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  1. #21

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    Dec 2009
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    "Lapidary supplies" is the search term I used but check ebay too. It's not expensive at all and different grades are available in kits with a felt buffing wheel for drill or angle grinder (you have to choose which - drill is slower but safer). I wouldn't want to polish six elements by hand.
    I bought aluminium oxide in 5,9,15 & 25 micron and cerium oxide in fine & extra fine - enough to last me until the next millennium was about £15 I think.

  2. #22

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    Aug 2007
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    Thanks, unclemack!

  3. #23
    michaelbsc's Avatar
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    Over expose and reduce development time. I know it's not the same thing, but I find it effective in my stuff.
    Michael Batchelor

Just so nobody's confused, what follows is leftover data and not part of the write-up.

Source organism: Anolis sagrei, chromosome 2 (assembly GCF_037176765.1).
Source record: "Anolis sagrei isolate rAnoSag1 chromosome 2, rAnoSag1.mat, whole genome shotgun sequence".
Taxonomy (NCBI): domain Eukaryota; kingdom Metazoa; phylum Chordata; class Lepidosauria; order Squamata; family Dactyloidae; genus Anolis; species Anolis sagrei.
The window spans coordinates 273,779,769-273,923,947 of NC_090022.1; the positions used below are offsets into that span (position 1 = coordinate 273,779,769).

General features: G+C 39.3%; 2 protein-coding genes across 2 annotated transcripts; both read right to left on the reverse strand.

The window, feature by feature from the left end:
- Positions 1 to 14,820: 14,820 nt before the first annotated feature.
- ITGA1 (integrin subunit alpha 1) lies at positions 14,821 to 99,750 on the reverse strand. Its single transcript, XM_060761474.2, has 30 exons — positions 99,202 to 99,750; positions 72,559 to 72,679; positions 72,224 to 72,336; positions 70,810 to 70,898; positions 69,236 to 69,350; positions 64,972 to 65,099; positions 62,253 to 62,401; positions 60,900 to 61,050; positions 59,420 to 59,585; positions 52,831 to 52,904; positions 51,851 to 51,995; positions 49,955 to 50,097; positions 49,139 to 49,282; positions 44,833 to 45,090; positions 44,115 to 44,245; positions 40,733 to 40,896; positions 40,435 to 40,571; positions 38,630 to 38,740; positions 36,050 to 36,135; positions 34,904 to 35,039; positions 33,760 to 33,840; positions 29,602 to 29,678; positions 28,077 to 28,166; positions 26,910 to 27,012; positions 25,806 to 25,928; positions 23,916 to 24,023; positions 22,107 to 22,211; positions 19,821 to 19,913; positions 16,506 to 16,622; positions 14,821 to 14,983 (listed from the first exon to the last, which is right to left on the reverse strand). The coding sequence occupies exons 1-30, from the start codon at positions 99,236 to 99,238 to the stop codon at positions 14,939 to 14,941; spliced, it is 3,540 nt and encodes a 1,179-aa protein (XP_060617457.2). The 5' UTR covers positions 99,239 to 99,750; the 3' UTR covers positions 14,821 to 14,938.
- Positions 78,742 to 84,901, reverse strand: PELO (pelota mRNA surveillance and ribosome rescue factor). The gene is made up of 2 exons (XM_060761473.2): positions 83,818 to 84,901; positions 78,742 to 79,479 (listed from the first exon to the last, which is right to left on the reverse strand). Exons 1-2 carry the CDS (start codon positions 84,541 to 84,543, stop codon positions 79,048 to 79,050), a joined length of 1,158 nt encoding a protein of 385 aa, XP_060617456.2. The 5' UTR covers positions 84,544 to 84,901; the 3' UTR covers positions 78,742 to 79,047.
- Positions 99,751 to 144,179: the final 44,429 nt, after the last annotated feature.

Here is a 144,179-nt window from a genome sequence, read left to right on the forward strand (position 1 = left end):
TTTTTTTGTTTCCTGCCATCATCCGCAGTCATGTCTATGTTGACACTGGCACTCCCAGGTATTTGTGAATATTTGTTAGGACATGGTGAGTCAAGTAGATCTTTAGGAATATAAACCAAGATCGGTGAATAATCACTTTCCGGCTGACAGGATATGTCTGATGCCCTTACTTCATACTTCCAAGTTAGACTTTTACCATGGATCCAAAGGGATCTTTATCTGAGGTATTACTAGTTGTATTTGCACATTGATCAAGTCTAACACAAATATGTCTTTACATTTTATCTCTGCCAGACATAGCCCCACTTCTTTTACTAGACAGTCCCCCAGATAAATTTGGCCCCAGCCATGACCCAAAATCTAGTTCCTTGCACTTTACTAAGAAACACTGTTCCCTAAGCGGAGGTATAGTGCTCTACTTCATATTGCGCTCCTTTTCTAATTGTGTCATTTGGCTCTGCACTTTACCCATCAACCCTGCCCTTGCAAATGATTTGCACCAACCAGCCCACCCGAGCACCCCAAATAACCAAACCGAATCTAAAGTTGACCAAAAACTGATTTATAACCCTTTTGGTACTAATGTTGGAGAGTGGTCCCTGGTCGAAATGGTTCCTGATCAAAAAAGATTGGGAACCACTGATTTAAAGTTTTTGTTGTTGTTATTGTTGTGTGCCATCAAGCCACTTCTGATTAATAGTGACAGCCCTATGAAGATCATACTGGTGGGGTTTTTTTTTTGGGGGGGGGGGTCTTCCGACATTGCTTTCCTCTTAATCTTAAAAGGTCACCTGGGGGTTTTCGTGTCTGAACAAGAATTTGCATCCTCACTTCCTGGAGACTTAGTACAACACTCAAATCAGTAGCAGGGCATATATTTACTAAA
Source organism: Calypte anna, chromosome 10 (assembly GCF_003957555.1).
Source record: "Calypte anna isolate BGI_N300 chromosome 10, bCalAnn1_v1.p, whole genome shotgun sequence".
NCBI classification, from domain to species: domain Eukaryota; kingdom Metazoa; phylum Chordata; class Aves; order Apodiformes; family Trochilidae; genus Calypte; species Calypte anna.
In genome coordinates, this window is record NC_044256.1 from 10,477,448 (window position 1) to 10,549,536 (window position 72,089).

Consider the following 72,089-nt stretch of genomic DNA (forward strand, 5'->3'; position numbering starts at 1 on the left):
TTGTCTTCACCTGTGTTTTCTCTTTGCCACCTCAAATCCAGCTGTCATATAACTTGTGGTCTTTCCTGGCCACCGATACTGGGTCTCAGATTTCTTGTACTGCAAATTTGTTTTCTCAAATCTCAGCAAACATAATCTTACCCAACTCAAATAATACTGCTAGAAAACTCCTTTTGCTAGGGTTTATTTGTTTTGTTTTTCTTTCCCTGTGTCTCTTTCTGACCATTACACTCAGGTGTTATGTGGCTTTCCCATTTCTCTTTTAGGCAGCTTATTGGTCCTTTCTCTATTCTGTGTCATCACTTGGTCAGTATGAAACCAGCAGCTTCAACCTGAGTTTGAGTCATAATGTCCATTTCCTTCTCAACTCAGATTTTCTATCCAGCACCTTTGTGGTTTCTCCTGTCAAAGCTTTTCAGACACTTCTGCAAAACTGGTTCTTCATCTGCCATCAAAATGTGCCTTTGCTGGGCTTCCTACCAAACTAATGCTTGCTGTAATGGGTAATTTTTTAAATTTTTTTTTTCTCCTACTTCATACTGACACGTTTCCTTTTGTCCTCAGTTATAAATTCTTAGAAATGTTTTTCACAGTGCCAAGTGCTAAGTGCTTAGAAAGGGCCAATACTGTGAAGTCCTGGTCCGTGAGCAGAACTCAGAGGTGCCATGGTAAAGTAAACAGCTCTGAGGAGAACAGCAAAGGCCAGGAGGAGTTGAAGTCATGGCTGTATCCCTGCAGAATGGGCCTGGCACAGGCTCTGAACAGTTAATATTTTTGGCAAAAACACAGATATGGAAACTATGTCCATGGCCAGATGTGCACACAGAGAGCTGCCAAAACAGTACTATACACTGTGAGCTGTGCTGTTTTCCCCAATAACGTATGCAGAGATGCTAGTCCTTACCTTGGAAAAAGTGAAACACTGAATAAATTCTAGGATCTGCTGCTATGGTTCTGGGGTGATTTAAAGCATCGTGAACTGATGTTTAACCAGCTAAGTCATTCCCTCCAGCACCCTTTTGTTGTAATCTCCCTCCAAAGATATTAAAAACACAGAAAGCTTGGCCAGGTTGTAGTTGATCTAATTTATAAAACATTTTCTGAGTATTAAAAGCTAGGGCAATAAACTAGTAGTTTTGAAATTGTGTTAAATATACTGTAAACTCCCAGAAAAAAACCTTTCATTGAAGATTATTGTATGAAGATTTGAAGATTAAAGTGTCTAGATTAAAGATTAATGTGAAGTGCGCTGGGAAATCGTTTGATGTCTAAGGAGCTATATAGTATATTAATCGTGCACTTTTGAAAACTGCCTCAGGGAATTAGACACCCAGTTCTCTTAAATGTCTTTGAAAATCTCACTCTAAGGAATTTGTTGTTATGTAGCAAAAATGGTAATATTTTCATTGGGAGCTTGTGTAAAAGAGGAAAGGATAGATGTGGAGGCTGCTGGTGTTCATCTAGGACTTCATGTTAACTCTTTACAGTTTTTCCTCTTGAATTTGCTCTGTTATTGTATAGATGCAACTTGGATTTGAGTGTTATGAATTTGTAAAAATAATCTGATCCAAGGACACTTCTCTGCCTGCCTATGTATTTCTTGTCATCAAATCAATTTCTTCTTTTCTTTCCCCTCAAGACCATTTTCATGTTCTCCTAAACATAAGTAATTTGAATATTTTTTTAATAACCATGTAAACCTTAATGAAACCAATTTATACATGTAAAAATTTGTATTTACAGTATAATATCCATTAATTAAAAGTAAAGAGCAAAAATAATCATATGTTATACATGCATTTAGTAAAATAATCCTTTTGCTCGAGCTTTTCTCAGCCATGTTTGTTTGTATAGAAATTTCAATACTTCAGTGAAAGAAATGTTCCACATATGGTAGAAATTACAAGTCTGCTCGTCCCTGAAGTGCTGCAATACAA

Industrial Informatics, Inc.
    www.industrialinformatics.com

    The camera catches light. The photographer catches life.

  4. #24
    lxdude's Avatar
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    Maybe using a couple of uncoated filters on the lens would help. They could reduce contrast in at least some situations without much effect on clarity. I think it would do as much as removing the accessible coatings on a lens, which would be difficult to do while maintaining a high degree of polish anyway.

    Other than that, just using older lenses would the most logical. As you're saying it's the way light is channeled to the film, I don't know that modifying any modern lens will give what you want. Reducing contrast by removing the outer coatings on a modern lens won't do as much, in my opinion, as having a couple of uncoated filters on the front of it. If you're trying to remove all or most coatings from the elements, that just seems like an awful lot of work, and it will still not "channel" light differently, except for increased flare.

    Some say part of the old lens look is due in part to the designs, which had less complete aberration correction due having older designs and the need for fewer elements to avoid excessive transmission loss and contrast loss.

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